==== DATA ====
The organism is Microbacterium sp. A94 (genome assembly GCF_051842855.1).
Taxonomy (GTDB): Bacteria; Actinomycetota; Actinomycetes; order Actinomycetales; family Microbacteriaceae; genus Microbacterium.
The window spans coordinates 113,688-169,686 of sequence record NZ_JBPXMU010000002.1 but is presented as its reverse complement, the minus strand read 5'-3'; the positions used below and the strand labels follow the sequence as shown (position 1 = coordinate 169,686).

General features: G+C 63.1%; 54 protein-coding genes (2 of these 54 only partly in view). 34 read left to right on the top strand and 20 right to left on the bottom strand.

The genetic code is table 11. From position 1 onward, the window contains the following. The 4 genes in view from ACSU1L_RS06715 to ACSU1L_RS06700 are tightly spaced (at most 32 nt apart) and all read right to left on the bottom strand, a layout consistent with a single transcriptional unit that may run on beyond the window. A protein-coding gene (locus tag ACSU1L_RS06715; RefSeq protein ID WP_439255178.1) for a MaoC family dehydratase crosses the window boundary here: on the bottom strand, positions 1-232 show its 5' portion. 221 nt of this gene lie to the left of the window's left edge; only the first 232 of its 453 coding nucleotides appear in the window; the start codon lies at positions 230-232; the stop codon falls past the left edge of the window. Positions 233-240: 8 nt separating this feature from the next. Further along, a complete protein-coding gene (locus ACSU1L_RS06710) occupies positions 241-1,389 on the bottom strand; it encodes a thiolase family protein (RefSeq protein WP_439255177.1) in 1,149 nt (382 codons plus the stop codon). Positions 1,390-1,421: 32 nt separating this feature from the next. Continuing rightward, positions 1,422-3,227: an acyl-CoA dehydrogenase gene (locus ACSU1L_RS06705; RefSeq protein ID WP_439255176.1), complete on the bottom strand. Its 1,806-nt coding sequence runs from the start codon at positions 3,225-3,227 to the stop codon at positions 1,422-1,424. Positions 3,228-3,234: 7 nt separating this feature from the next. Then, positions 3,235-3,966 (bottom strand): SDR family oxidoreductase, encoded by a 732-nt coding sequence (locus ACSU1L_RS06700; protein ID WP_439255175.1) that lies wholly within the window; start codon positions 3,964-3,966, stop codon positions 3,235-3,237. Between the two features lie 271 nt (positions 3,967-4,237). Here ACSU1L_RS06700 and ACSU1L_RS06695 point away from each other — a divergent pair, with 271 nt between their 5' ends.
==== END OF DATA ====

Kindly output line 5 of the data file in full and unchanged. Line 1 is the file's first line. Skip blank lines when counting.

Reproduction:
The genetic code is table 11. From position 1 onward, the window contains the following. The 4 genes in view from ACSU1L_RS06715 to ACSU1L_RS06700 are tightly spaced (at most 32 nt apart) and all read right to left on the bottom strand, a layout consistent with a single transcriptional unit that may run on beyond the window. A protein-coding gene (locus tag ACSU1L_RS06715; RefSeq protein ID WP_439255178.1) for a MaoC family dehydratase crosses the window boundary here: on the bottom strand, positions 1-232 show its 5' portion. 221 nt of this gene lie to the left of the window's left edge; only the first 232 of its 453 coding nucleotides appear in the window; the start codon lies at positions 230-232; the stop codon falls past the left edge of the window. Positions 233-240: 8 nt separating this feature from the next. Further along, a complete protein-coding gene (locus ACSU1L_RS06710) occupies positions 241-1,389 on the bottom strand; it encodes a thiolase family protein (RefSeq protein WP_439255177.1) in 1,149 nt (382 codons plus the stop codon). Positions 1,390-1,421: 32 nt separating this feature from the next. Continuing rightward, positions 1,422-3,227: an acyl-CoA dehydrogenase gene (locus ACSU1L_RS06705; RefSeq protein ID WP_439255176.1), complete on the bottom strand. Its 1,806-nt coding sequence runs from the start codon at positions 3,225-3,227 to the stop codon at positions 1,422-1,424. Positions 3,228-3,234: 7 nt separating this feature from the next. Then, positions 3,235-3,966 (bottom strand): SDR family oxidoreductase, encoded by a 732-nt coding sequence (locus ACSU1L_RS06700; protein ID WP_439255175.1) that lies wholly within the window; start codon positions 3,964-3,966, stop codon positions 3,235-3,237. Between the two features lie 271 nt (positions 3,967-4,237). Here ACSU1L_RS06700 and ACSU1L_RS06695 point away from each other — a divergent pair, with 271 nt between their 5' ends.